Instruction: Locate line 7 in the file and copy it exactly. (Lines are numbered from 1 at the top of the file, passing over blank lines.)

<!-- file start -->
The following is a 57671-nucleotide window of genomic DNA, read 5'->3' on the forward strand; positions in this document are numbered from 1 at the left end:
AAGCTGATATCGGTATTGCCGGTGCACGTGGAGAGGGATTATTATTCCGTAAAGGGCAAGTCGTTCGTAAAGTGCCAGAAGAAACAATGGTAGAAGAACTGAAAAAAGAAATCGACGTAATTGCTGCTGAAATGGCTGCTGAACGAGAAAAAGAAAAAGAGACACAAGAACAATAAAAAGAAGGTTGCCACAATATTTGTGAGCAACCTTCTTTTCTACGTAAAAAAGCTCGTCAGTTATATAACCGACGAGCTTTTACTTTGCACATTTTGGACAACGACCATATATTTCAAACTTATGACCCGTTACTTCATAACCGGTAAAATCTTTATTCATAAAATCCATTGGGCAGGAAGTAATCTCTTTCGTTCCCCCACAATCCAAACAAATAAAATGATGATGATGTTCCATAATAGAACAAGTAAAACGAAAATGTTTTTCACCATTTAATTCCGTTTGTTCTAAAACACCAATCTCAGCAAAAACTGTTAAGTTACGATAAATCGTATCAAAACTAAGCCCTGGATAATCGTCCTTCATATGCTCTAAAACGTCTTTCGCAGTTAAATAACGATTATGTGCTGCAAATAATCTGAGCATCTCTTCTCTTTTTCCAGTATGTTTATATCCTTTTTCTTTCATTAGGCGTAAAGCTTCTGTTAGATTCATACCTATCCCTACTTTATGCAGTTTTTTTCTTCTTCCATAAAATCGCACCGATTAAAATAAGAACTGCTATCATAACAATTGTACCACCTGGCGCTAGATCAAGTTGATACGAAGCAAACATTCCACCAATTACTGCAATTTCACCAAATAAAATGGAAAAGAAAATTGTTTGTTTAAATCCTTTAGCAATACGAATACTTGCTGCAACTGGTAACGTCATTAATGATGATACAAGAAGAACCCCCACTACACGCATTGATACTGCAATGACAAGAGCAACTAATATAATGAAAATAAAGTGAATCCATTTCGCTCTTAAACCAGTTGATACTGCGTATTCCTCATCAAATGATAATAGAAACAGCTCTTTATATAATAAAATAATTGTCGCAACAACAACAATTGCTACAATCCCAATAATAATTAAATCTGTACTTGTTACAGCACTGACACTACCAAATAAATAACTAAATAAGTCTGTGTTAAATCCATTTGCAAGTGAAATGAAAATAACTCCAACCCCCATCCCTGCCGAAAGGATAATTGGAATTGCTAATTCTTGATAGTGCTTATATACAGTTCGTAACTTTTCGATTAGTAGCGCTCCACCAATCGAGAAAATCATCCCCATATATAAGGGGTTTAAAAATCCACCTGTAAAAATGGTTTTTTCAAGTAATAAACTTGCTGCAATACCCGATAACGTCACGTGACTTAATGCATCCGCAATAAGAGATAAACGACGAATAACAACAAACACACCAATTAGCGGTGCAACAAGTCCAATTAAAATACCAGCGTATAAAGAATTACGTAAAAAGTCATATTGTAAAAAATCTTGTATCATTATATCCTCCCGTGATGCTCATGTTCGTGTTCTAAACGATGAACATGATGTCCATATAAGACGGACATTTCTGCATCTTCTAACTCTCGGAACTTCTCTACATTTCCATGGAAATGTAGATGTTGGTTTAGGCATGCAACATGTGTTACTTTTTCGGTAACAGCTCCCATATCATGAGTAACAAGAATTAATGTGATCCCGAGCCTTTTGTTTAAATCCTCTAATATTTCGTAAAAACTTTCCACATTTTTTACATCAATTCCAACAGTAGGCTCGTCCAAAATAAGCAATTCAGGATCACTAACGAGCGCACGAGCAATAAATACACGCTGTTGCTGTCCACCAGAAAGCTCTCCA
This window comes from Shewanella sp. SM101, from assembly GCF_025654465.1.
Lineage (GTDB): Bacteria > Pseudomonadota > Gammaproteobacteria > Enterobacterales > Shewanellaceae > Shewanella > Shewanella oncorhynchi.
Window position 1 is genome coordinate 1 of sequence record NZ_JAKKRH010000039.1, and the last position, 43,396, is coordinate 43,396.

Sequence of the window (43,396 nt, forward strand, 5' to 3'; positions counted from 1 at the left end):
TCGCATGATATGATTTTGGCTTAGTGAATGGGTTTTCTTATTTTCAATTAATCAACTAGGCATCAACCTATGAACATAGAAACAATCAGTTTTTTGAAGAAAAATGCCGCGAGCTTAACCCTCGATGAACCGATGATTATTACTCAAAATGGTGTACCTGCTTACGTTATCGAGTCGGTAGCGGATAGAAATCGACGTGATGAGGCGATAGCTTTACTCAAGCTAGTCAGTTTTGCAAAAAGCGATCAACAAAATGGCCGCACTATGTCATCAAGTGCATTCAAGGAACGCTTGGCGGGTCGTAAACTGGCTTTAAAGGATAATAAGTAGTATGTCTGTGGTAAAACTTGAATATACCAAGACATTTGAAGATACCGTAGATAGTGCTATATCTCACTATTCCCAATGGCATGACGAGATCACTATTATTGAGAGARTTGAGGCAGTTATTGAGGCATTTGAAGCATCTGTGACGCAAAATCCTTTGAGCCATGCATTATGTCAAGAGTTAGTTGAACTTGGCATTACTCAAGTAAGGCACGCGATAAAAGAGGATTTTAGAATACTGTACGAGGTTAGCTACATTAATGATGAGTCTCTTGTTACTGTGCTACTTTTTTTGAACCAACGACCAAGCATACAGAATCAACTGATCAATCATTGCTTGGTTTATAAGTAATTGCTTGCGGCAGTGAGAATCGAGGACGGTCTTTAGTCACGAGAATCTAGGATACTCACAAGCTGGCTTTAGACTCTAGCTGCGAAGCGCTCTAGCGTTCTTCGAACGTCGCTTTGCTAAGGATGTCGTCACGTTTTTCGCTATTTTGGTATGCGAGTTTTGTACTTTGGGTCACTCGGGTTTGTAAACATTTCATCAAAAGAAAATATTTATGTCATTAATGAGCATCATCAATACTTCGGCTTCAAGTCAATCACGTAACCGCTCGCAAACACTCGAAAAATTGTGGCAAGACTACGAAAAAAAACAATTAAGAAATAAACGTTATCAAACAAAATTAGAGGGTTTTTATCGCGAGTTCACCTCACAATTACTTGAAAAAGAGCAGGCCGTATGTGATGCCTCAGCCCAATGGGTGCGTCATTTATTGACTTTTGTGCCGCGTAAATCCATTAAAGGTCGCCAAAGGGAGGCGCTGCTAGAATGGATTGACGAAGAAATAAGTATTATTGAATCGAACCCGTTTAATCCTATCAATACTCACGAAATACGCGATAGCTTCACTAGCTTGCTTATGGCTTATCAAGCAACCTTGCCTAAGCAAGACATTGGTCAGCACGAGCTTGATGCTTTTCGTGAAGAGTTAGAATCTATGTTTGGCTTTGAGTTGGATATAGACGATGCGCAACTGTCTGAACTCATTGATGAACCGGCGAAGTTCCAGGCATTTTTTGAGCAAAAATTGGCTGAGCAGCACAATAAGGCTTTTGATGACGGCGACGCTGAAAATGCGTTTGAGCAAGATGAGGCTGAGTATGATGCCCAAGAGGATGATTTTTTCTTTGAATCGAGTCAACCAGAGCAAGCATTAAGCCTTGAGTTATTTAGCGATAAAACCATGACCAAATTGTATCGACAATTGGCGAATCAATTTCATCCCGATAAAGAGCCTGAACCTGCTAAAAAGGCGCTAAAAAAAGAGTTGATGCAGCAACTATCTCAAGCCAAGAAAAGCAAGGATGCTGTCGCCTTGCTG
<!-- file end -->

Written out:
TCGCATGATATGATTTTGGCTTAGTGAATGGGTTTTCTTATTTTCAATTAATCAACTAGGCATCAACCTATGAACATAGAAACAATCAGTTTTTTGAAGAAAAATGCCGCGAGCTTAACCCTCGATGAACCGATGATTATTACTCAAAATGGTGTACCTGCTTACGTTATCGAGTCGGTAGCGGATAGAAATCGACGTGATGAGGCGATAGCTTTACTCAAGCTAGTCAGTTTTGCAAAAAGCGATCAACAAAATGGCCGCACTATGTCATCAAGTGCATTCAAGGAACGCTTGGCGGGTCGTAAACTGGCTTTAAAGGATAATAAGTAGTATGTCTGTGGTAAAACTTGAATATACCAAGACATTTGAAGATACCGTAGATAGTGCTATATCTCACTATTCCCAATGGCATGACGAGATCACTATTATTGAGAGARTTGAGGCAGTTATTGAGGCATTTGAAGCATCTGTGACGCAAAATCCTTTGAGCCATGCATTATGTCAAGAGTTAGTTGAACTTGGCATTACTCAAGTAAGGCACGCGATAAAAGAGGATTTTAGAATACTGTACGAGGTTAGCTACATTAATGATGAGTCTCTTGTTACTGTGCTACTTTTTTTGAACCAACGACCAAGCATACAGAATCAACTGATCAATCATTGCTTGGTTTATAAGTAATTGCTTGCGGCAGTGAGAATCGAGGACGGTCTTTAGTCACGAGAATCTAGGATACTCACAAGCTGGCTTTAGACTCTAGCTGCGAAGCGCTCTAGCGTTCTTCGAACGTCGCTTTGCTAAGGATGTCGTCACGTTTTTCGCTATTTTGGTATGCGAGTTTTGTACTTTGGGTCACTCGGGTTTGTAAACATTTCATCAAAAGAAAATATTTATGTCATTAATGAGCATCATCAATACTTCGGCTTCAAGTCAATCACGTAACCGCTCGCAAACACTCGAAAAATTGTGGCAAGACTACGAAAAAAAACAATTAAGAAATAAACGTTATCAAACAAAATTAGAGGGTTTTTATCGCGAGTTCACCTCACAATTACTTGAAAAAGAGCAGGCCGTATGTGATGCCTCAGCCCAATGGGTGCGTCATTTATTGACTTTTGTGCCGCGTAAATCCATTAAAGGTCGCCAAAGGGAGGCGCTGCTAGAATGGATTGACGAAGAAATAAGTATTATTGAATCGAACCCGTTTAATCCTATCAATACTCACGAAATACGCGATAGCTTCACTAGCTTGCTTATGGCTTATCAAGCAACCTTGCCTAAGCAAGACATTGGTCAGCACGAGCTTGATGCTTTTCGTGAAGAGTTAGAATCTATGTTTGGCTTTGAGTTGGATATAGACGATGCGCAACTGTCTGAACTCATTGATGAACCGGCGAAGTTCCAGGCATTTTTTGAGCAAAAATTGGCTGAGCAGCACAATAAGGCTTTTGATGACGGCGACGCTGAAAATGCGTTTGAGCAAGATGAGGCTGAGTATGATGCCCAAGAGGATGATTTTTTCTTTGAATCGAGTCAACCAGAGCAAGCATTAAGCCTTGAGTTATTTAGCGATAAAACCATGACCAAATTGTATCGACAATTGGCGAATCAATTTCATCCCGATAAAGAGCCTGAACCTGCTAAAAAGGCGCTAAAAAAAGAGTTGATGCAGCAACTATCTCAAGCCAAGAAAAGCAAGGATGCTGTCGCCTTGCTG